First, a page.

What happens when you bring together a diverse group of artists for camaraderie, peer review, critique, and a lively, free-flowing discussion of current issues? Almost two years ago, I contacted about 40 artist friends in the Belfast area to see if they were interested in starting a salon-type discussion group. About 20 responded positively and our Mid-Coast Salon was born. The first monthly meeting was in December 2018 at my home studio in Belfast, and we have met in different home studios every month since.
Participants include architects, art center executives, a ceramist, college and high-school art instructors, an illustrator, painters, a photographer, political activists, and sculptors. They’ve come from as far away as Vinalhaven and Franklin in Maine and occasionally Massachusetts and New York. Perhaps the better-known members are Alan Crichton, Carol Sloane, Harold and Elissa Garde, Kenny Cole, Kerstin Engman, Lesia Sochor, Liv Kristin Robinson, Mark Herrington and Russell Kahn.
Aside from the lively peer reviews, we have taken up such wide-ranging issues as: what happens to our work after we are gone, research into tax deductions for donated work and royalties for secondary art sales (which we handed off to UMVA for further consideration), recent trending in art fairs and conceptual or experiential exhibits, art making versus marketing and promotion, and whether we should open up an Instagram account for the salon so we can expand our portal for exchange of information. We continue to evolve. Suzette McAvoy, Executive Director of the Center for Maine Contemporary Art, recently joined us to introduce CMCA’s Artist Toolbox, a new series of statewide talks and workshops to help artists present and promote their work professionally. Other artists and art activists also have contributed information for our discussions.
Last summer we formally surveyed our members to profile their preferences in discussion topics and direction for the group. They expressed great enthusiasm for the value of our gatherings and overwhelmingly favored the stimulation of our show-and-tell segments. Kenny Cole, for example, felt the salon is “a safe place where we can introduce work we are exploring to get friendly peer reactions and suggestions during its development.” Others added that it’s invigorating to get out of our studio shells and exchange ideas with serious artists we admire.
One direction that came from the survey was the idea of having an exhibit of our diverse work to make a strong statement about why we meet and what holds us together. We submitted our exhibit proposal to UMVA as the logical advocate for art and artists. UMVA agreed. Thus, the exhibit Mid-Coast Salon Says: “Art MATTERS” will run June 30 through July 31 at the UMVA Gallery in the Portland Media Center, 516 Congress Street in Portland. There will be an opening reception 5:00 to 8:00 p.m. during the First Friday art walk on July 3 and a special salon-type discussion involving our members and the public beforehand at 4:00 p.m. to explore the question “Does art matter?” Salon representatives also will be in the Gallery from 1:00 to 5:00 p.m. Fridays, Saturdays and Sundays in July and the Gallery also will be open during Media Center hours, 10:00 a.m. to 5:00 p.m., Tuesday through Thursday.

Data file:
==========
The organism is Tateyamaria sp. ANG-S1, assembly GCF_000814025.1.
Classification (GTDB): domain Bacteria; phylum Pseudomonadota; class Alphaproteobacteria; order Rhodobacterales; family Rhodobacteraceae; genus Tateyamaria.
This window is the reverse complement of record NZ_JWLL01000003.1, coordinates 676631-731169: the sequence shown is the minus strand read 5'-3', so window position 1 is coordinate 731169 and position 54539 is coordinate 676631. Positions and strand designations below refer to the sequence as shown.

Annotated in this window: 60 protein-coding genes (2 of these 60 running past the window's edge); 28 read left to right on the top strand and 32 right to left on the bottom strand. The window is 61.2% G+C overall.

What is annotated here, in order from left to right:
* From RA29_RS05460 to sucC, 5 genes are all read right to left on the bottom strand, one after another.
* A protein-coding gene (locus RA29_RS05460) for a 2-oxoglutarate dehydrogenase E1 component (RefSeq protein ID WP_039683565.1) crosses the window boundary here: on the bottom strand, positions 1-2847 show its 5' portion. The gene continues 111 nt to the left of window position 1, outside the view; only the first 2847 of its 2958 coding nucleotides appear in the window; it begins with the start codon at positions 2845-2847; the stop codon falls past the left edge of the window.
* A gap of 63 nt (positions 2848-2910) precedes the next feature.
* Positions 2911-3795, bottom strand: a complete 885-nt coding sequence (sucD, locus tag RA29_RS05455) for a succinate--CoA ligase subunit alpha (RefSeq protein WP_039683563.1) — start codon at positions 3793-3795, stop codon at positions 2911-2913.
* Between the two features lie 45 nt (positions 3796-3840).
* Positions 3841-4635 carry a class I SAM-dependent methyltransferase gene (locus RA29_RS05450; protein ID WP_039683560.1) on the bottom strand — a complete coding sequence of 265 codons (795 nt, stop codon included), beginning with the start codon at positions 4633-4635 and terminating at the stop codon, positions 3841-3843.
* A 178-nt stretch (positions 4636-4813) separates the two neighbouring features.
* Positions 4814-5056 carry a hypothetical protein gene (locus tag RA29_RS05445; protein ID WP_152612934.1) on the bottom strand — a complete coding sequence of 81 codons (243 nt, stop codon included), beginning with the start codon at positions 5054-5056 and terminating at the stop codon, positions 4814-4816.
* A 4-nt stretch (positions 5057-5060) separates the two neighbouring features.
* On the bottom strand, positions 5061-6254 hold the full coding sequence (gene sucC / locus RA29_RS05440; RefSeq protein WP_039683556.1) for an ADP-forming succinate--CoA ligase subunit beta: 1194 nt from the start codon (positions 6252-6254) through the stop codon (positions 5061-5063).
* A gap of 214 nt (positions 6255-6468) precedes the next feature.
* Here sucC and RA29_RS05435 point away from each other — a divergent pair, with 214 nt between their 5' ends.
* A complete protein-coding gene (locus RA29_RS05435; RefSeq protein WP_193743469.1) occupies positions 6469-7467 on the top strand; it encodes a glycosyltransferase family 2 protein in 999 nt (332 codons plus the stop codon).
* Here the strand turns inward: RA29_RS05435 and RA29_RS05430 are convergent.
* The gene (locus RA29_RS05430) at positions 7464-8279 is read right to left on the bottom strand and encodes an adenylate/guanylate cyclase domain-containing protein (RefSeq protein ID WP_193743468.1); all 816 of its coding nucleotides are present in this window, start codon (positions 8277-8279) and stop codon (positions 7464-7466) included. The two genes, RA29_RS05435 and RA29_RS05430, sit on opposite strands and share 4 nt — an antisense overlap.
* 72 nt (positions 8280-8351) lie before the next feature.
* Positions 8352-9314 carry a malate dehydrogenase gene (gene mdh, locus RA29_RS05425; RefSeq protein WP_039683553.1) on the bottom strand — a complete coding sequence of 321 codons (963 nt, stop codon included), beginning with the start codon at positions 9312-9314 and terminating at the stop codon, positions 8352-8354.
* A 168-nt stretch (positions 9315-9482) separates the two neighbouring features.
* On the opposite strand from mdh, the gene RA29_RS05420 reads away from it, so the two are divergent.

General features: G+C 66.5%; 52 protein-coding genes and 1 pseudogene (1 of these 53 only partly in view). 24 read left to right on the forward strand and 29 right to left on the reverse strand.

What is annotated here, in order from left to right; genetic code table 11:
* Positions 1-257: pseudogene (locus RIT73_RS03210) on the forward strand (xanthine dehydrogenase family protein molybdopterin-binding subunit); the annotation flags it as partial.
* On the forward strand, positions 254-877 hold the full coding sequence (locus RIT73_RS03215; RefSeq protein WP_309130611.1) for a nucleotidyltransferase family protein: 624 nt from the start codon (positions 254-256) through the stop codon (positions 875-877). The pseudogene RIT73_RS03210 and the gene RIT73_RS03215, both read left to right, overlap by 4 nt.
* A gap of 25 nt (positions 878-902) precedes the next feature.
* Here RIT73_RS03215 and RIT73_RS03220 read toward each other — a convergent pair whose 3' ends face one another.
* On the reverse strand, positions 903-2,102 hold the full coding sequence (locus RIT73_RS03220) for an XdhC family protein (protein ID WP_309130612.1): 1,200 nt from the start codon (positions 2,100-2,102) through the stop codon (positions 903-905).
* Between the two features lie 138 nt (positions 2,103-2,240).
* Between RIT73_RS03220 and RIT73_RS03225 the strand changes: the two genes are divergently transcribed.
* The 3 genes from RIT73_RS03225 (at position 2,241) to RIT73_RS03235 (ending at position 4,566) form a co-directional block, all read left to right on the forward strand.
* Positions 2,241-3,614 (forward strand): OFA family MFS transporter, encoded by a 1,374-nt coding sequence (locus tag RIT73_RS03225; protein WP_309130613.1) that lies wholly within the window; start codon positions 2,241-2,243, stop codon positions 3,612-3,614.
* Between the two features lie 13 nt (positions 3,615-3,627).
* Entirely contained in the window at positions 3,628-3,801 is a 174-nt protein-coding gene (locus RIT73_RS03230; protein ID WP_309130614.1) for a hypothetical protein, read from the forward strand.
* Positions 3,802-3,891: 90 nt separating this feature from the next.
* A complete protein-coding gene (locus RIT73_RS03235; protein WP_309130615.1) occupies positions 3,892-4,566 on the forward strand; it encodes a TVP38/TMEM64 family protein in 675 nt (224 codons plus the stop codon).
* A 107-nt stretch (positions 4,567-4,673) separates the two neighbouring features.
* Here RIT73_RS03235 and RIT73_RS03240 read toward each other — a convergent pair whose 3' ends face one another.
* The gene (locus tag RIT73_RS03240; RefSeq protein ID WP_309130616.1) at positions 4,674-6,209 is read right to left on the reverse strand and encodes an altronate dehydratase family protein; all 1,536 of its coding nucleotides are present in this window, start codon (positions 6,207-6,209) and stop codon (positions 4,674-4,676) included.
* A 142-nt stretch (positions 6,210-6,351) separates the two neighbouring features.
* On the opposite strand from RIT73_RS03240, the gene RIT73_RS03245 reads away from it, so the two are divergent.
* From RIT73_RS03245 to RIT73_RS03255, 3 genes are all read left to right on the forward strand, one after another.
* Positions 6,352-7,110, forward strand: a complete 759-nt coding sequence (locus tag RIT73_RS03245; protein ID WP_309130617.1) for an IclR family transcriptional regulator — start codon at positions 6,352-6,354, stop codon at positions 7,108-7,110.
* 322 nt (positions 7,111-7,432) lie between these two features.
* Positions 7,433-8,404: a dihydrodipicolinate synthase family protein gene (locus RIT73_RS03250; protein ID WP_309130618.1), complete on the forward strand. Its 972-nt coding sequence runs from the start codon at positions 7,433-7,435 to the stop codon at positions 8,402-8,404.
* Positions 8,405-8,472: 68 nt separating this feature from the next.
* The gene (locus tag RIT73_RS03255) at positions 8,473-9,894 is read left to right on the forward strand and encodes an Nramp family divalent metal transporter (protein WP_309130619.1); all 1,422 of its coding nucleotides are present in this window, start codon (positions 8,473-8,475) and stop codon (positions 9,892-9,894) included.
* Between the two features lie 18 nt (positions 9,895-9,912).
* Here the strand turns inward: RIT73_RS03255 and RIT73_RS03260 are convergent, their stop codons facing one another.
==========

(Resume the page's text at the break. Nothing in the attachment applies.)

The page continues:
What brings us together, despite our diverse disciplines and styles, is our love for and commitment to art. We feel that when governments and schools cut support for the arts, they are short-sighting the invaluable influence creative, conceptual thinking has on everything else. Many recent studies confirm that teaching students to conceptualize and embrace creativity is far more important than rote memorization and that it helps improve performance in all other school disciplines. Indeed, financial institutions are beginning to seek out and hire art and design students to enhance their research and development. The Rhode Island School of Design, for example, is positioning itself to lead the impact of design on the major economic, environmental, and social issues of the future, arguing that the acronym STEM (Science, Technology, Engineering, and Mathematics) used to guide education and development, should be STEAM, to include Art. Humans have always had the need to make stuff, sometimes for no other purpose than it pleases them. One could argue that art has preceded all the major innovations in our history—the idea that, if you can think it, you can build it. It has been an immeasurable communications tool for the development of society and a powerful influence on public sentiment. Of course, aside from its practical applications, art feeds our souls, gives us a reason for living and inspires us to greater heights. It’s the reason that major museums are enjoying increasing crowds of young people, despite the availability of virtual art tours on their computers. They want to experience the actual art firsthand and even observe artists at work to understand its making, either through onsite visits or online videos. Another indicator is the recent rise in adult coloring books so that more people can make something beautiful even if they don’t know how.
Image at top: Harold Garde, Councils, acrylic on canvas, 54 x 80 in.